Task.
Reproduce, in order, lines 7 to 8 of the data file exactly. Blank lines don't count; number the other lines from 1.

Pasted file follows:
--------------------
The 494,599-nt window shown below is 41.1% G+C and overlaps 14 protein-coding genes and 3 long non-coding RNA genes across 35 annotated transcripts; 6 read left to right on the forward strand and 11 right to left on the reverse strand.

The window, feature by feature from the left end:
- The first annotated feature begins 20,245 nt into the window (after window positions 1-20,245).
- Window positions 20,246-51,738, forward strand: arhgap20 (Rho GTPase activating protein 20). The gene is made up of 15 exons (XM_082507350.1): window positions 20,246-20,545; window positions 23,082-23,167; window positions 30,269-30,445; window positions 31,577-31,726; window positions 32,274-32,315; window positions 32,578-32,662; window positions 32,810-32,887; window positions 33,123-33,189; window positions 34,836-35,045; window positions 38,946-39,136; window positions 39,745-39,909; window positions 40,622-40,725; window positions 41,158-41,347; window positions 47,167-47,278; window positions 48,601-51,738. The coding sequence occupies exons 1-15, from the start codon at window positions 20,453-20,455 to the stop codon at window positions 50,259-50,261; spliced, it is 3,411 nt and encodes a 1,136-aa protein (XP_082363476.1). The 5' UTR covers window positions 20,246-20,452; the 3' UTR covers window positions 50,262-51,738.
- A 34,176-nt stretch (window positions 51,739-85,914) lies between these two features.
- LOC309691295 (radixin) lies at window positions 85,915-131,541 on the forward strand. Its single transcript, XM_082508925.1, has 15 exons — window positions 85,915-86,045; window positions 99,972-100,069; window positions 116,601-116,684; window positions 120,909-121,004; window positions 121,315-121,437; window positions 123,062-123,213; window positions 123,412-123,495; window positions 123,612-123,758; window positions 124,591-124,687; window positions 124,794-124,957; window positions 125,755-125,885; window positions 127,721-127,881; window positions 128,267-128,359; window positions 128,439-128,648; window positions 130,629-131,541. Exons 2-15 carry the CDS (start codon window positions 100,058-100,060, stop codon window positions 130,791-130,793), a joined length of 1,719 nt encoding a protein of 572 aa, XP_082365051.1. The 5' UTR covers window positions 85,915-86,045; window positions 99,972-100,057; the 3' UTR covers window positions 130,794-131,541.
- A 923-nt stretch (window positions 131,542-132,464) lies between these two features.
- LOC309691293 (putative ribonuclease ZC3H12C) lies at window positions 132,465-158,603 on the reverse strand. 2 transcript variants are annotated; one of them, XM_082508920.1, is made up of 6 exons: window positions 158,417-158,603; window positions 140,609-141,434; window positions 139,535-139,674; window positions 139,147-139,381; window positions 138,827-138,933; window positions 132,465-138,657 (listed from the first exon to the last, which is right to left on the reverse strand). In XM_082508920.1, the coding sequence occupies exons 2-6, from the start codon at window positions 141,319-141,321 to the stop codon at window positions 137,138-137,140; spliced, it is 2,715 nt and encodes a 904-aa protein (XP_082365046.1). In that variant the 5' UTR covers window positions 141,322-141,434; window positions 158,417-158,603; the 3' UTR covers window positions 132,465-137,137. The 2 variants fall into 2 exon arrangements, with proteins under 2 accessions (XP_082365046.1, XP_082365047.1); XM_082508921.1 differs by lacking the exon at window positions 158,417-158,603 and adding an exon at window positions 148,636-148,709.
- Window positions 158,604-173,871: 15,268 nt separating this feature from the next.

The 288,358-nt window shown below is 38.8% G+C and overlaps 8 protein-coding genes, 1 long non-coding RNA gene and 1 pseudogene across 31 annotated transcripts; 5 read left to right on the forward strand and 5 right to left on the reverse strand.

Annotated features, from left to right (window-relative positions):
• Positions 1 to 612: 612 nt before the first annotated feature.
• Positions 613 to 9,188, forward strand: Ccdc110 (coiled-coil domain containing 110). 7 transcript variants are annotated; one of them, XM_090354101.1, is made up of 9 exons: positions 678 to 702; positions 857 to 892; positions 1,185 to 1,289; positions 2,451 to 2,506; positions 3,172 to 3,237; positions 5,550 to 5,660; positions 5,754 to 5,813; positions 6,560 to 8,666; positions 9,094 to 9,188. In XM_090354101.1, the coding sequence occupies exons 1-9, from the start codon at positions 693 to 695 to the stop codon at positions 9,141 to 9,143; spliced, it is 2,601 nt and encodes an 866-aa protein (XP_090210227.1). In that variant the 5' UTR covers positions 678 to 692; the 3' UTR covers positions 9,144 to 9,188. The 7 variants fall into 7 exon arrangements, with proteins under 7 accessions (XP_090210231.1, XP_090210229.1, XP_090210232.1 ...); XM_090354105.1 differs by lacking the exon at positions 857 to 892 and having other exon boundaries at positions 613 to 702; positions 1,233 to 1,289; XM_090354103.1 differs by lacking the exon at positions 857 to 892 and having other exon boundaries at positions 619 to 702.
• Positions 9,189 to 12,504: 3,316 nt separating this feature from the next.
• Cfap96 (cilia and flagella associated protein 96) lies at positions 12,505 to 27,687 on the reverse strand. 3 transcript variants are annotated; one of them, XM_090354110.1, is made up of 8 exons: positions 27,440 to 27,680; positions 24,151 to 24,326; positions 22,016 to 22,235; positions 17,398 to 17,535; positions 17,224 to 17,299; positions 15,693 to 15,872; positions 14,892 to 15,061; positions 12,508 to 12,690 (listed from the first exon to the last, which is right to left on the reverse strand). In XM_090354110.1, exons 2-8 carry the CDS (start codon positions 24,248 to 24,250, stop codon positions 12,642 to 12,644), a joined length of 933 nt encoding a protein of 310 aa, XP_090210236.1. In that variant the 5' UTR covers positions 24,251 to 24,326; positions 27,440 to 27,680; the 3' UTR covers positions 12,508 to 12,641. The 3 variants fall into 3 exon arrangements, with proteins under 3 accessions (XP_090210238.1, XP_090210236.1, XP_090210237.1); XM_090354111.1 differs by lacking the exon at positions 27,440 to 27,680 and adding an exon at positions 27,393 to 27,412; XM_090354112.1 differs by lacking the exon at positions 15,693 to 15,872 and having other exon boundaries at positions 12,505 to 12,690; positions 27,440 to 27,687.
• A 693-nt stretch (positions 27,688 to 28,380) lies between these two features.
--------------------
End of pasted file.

- A 923-nt stretch (window positions 131,542-132,464) lies between these two features.
- LOC309691293 (putative ribonuclease ZC3H12C) lies at window positions 132,465-158,603 on the reverse strand. 2 transcript variants are annotated; one of them, XM_082508920.1, is made up of 6 exons: window positions 158,417-158,603; window positions 140,609-141,434; window positions 139,535-139,674; window positions 139,147-139,381; window positions 138,827-138,933; window positions 132,465-138,657 (listed from the first exon to the last, which is right to left on the reverse strand). In XM_082508920.1, the coding sequence occupies exons 2-6, from the start codon at window positions 141,319-141,321 to the stop codon at window positions 137,138-137,140; spliced, it is 2,715 nt and encodes a 904-aa protein (XP_082365046.1). In that variant the 5' UTR covers window positions 141,322-141,434; window positions 158,417-158,603; the 3' UTR covers window positions 132,465-137,137. The 2 variants fall into 2 exon arrangements, with proteins under 2 accessions (XP_082365046.1, XP_082365047.1); XM_082508921.1 differs by lacking the exon at window positions 158,417-158,603 and adding an exon at window positions 148,636-148,709.